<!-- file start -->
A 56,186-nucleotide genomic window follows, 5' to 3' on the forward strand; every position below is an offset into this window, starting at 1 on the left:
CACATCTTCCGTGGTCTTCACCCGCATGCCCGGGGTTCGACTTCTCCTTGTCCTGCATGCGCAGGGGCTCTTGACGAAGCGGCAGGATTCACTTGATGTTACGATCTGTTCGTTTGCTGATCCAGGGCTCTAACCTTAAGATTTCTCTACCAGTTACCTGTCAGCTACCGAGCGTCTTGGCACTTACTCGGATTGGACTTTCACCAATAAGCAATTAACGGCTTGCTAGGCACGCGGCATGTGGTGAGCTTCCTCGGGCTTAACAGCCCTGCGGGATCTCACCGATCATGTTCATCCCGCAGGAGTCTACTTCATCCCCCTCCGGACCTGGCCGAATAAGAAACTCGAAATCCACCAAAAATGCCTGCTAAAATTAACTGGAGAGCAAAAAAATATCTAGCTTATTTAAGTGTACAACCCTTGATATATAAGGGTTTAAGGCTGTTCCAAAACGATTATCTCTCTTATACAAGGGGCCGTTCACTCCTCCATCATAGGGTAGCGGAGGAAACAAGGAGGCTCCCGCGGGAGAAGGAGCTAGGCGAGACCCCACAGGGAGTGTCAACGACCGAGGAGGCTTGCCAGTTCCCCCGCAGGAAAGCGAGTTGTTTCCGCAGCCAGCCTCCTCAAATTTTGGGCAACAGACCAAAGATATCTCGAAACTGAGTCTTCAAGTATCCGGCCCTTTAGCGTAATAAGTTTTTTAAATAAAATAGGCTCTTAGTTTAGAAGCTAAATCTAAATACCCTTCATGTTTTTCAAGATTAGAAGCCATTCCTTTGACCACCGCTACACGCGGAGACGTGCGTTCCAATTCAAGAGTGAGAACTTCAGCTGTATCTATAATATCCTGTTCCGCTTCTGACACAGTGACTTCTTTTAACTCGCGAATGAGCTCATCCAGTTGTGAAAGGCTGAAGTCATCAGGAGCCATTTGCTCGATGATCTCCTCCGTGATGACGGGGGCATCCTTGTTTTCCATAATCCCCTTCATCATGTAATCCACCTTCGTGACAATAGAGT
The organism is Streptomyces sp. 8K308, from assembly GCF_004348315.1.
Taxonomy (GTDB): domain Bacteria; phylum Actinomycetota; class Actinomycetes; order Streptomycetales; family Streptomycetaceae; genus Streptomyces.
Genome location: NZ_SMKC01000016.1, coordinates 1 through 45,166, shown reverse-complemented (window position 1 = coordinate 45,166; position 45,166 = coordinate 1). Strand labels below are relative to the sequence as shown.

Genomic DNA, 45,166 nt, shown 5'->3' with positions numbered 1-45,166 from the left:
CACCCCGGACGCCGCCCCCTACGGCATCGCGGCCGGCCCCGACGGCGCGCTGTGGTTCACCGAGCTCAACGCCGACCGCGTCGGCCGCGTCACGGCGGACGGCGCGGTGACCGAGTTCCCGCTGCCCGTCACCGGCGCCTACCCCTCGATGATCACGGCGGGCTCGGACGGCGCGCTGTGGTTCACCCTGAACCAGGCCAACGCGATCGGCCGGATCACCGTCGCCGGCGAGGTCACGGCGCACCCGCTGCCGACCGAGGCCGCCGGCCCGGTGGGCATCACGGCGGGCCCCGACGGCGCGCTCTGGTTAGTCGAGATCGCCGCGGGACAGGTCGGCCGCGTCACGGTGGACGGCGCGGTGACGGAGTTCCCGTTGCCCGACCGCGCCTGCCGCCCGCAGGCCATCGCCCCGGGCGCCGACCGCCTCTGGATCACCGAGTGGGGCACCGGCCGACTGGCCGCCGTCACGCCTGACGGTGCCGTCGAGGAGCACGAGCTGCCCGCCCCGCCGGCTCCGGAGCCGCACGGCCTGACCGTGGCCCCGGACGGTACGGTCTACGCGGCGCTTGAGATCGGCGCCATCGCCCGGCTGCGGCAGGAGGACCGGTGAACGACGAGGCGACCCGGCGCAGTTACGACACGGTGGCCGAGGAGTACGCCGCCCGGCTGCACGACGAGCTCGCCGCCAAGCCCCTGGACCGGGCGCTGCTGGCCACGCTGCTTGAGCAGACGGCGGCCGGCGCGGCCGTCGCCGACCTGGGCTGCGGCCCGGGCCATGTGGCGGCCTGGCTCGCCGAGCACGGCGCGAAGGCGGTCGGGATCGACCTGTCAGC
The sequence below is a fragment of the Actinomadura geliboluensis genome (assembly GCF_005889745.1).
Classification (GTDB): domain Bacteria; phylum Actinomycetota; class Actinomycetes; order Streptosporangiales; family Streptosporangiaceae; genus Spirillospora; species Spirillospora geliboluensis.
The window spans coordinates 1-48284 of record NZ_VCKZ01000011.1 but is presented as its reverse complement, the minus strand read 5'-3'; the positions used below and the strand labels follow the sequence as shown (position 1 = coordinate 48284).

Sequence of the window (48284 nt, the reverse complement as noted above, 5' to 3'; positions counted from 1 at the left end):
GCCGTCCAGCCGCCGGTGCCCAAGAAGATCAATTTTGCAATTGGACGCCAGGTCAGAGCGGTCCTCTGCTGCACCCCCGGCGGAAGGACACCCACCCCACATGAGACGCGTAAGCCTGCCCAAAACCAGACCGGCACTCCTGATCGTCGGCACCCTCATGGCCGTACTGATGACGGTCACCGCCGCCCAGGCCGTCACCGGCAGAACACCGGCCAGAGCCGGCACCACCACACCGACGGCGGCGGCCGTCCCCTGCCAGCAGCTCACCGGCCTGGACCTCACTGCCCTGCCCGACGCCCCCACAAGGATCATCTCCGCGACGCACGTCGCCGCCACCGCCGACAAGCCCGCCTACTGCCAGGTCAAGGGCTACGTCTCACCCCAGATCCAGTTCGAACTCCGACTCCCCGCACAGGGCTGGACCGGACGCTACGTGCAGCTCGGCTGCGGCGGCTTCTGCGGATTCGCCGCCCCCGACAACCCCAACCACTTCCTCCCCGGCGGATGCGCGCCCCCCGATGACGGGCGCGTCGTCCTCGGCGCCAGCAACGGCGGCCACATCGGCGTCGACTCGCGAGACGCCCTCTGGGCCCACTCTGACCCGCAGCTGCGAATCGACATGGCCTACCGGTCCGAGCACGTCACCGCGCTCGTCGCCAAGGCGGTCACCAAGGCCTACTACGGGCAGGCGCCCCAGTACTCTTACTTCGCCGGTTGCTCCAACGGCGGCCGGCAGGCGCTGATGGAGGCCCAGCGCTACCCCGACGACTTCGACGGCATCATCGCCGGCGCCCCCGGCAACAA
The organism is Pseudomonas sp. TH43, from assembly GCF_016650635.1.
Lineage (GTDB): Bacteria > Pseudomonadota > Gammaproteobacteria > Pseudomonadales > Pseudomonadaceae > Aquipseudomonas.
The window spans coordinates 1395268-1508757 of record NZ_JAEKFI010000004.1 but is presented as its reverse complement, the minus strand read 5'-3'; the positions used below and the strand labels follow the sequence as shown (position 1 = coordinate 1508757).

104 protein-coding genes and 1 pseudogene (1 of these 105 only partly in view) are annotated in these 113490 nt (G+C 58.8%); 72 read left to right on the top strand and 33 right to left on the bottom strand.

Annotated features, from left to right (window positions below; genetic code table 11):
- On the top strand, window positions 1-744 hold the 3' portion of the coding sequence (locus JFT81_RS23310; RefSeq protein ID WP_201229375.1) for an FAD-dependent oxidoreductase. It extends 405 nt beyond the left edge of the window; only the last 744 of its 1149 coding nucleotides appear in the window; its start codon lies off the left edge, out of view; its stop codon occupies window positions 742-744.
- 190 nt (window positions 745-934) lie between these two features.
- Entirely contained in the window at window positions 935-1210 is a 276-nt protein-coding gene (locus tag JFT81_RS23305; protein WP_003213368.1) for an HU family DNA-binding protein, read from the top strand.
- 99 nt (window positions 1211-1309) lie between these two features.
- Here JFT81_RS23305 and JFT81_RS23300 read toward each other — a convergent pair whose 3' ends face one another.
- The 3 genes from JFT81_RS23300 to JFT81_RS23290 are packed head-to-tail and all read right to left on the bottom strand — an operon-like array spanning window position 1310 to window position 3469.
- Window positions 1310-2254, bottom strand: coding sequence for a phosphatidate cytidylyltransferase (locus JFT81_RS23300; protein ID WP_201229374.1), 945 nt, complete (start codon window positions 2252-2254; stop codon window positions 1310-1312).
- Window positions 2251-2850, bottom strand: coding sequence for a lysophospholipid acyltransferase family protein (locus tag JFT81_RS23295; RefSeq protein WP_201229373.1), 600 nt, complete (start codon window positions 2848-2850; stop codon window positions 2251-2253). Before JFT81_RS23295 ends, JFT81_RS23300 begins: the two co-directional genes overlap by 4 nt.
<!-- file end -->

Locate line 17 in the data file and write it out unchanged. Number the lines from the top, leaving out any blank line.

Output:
Annotated features, from left to right (window positions below; genetic code table 11):